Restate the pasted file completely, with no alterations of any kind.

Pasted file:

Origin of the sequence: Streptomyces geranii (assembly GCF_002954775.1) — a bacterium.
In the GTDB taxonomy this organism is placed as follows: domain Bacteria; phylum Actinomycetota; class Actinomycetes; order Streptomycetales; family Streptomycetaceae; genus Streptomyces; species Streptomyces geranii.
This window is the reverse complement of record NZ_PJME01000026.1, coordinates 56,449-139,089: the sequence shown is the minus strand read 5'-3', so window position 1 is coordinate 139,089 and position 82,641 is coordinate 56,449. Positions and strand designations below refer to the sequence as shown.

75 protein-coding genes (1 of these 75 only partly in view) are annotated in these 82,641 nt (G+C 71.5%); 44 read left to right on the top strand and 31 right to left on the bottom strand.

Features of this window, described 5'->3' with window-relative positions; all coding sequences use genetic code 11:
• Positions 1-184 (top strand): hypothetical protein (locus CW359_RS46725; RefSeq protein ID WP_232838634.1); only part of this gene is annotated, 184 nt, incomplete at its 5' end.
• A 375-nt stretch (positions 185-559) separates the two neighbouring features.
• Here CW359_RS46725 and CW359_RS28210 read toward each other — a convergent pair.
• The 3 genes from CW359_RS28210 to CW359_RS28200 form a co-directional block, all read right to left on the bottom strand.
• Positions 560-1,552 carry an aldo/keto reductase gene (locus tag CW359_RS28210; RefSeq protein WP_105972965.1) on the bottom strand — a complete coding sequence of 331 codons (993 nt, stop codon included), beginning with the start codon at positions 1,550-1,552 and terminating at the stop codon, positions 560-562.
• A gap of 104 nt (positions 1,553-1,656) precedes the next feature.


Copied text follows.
Origin of the sequence: Streptomyces geranii (assembly GCF_002954775.1) — a bacterium.
In the GTDB taxonomy this organism is placed as follows: domain Bacteria; phylum Actinomycetota; class Actinomycetes; order Streptomycetales; family Streptomycetaceae; genus Streptomyces; species Streptomyces geranii.
This window is the reverse complement of record NZ_PJME01000026.1, coordinates 56,449-139,089: the sequence shown is the minus strand read 5'-3', so window position 1 is coordinate 139,089 and position 82,641 is coordinate 56,449. Positions and strand designations below refer to the sequence as shown.

75 protein-coding genes (1 of these 75 only partly in view) are annotated in these 82,641 nt (G+C 71.5%); 44 read left to right on the top strand and 31 right to left on the bottom strand.

Features of this window, described 5'->3' with window-relative positions; all coding sequences use genetic code 11:
• Positions 1-184 (top strand): hypothetical protein (locus CW359_RS46725; RefSeq protein ID WP_232838634.1); only part of this gene is annotated, 184 nt, incomplete at its 5' end.
• A 375-nt stretch (positions 185-559) separates the two neighbouring features.
• Here CW359_RS46725 and CW359_RS28210 read toward each other — a convergent pair.
• The 3 genes from CW359_RS28210 to CW359_RS28200 form a co-directional block, all read right to left on the bottom strand.
• Positions 560-1,552 carry an aldo/keto reductase gene (locus tag CW359_RS28210; RefSeq protein WP_105972965.1) on the bottom strand — a complete coding sequence of 331 codons (993 nt, stop codon included), beginning with the start codon at positions 1,550-1,552 and terminating at the stop codon, positions 560-562.
• A gap of 104 nt (positions 1,553-1,656) precedes the next feature.